"I knew you'd get it someday. Selective blindness, my friend." She looked down at the clock on her desk. "Shit! Listen, I've gotta go. There's a fast-food chain that wants placement, I'm meeting with them in ten."
"Alright then. Talk to you later."
"And you. Tishri out."
"Kirk out," and the connection was cut. Jim was left in his now-darkened quarters sitting in front of a comm unit, holding a limp magazine in his hands and wondering when he'd changed. He probably would've stayed there for some time if someone hadn't asked to come in.
"Enter!" he called. His doors slid open to show… Spock, of all people, looking almost as lost as Jim felt.
"Hello Cap – Jim." Jim smiled at the correction, "I just finished a conversation with my father, and did not know how to proceed," The commander looked around the room, as if he was just seeing it for the fist time. "Somehow, I came to be here, asking for entrance."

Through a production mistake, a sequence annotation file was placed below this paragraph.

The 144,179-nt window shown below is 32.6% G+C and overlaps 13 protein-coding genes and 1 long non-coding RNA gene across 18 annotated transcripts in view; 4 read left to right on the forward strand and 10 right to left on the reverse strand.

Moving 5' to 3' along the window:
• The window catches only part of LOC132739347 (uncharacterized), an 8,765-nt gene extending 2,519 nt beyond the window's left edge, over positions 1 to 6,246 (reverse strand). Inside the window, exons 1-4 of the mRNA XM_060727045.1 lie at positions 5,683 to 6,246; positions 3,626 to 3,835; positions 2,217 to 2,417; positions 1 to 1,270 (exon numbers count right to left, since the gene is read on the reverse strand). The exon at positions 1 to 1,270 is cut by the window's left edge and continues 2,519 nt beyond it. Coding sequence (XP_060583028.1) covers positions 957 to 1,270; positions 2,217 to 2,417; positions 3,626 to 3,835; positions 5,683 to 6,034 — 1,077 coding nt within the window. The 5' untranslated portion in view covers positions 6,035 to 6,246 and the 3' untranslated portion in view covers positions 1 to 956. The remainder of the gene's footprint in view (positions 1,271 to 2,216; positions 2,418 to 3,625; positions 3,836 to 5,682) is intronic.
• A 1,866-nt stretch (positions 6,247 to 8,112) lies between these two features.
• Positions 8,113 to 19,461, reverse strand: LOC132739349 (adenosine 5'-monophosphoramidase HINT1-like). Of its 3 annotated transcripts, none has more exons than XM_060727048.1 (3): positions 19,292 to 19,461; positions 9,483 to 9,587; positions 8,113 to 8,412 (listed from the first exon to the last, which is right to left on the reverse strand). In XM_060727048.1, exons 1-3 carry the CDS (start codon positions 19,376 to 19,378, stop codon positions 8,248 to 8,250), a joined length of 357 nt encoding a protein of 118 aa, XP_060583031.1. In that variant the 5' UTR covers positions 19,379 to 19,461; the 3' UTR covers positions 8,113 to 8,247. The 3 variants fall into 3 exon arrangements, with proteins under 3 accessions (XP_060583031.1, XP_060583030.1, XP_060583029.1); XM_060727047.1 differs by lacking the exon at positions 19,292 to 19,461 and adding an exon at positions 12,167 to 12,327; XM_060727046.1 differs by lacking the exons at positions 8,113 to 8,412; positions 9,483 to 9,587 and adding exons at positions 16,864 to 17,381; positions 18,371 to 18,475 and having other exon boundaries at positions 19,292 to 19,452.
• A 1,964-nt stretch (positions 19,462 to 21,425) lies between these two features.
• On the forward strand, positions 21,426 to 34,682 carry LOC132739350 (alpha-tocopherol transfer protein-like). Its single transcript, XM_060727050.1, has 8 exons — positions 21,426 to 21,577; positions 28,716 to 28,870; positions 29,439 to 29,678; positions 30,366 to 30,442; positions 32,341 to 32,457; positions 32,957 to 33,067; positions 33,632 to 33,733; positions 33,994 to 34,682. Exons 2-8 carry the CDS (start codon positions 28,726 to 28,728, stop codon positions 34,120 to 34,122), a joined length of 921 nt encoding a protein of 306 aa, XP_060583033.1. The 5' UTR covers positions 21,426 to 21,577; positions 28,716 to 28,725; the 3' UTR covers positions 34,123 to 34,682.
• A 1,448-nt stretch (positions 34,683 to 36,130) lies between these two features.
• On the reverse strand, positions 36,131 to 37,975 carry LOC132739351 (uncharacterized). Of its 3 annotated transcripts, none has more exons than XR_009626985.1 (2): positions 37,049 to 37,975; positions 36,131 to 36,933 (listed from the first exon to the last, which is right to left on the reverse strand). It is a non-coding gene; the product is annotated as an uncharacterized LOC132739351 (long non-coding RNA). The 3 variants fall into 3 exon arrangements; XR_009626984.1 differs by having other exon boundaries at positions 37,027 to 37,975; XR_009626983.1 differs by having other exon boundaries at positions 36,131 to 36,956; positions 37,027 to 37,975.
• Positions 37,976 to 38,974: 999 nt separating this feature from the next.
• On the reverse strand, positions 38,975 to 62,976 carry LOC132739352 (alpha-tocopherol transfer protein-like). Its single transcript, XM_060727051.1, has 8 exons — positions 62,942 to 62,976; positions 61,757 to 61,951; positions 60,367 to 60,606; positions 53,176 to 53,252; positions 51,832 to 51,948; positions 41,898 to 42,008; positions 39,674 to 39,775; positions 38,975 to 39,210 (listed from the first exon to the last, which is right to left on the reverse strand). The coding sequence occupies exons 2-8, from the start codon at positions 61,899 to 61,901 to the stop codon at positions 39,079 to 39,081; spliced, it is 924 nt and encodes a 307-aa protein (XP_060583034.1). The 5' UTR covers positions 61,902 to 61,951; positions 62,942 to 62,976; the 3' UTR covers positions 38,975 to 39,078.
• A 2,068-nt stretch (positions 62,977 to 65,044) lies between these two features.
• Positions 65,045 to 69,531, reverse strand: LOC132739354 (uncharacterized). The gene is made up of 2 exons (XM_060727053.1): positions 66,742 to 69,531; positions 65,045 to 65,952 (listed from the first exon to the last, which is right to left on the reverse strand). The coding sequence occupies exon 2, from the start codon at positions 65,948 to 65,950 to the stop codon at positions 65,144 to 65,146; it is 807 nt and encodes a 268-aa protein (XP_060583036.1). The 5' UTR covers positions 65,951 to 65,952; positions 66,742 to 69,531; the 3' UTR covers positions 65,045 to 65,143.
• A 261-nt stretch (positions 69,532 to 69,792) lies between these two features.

There was a long silence. Spock seemed to shake himself. "I apologize for the intrusion. I shall leave."
"No –!" Jim stood and grabbed Spock's shoulder. "I just had the same thing happen to me." He smiled weakly, "It's pretty stunning, huh?"
Spock nodded. "… Indeed." He stared at Jim's hand. The human stated and quickly removed it.
"Sorry, the whole no-touching thing." He gestured towards the bed, "Do you want to sit down?"
The Vulcan nodded and placed himself carefully on the foot of the bed. Jim just flopped backwards and hoped his head didn't hit the wall. He wound up with his torso straight and his hips twisted so that one leg dangled off the side of the bed.
He swore he could hear Spock's eyebrow rise, and grinned at the ceiling. No matter.
"So, what'd Sarek say?"
"My father is now the head of Vulcan's entire diplomatic team."
"Wow. Any reason?"
"None that I can decipher, and he knows of none. Nor do any Vulcans, apparently, the request for his promotion came from the Federation and simply went uncontested."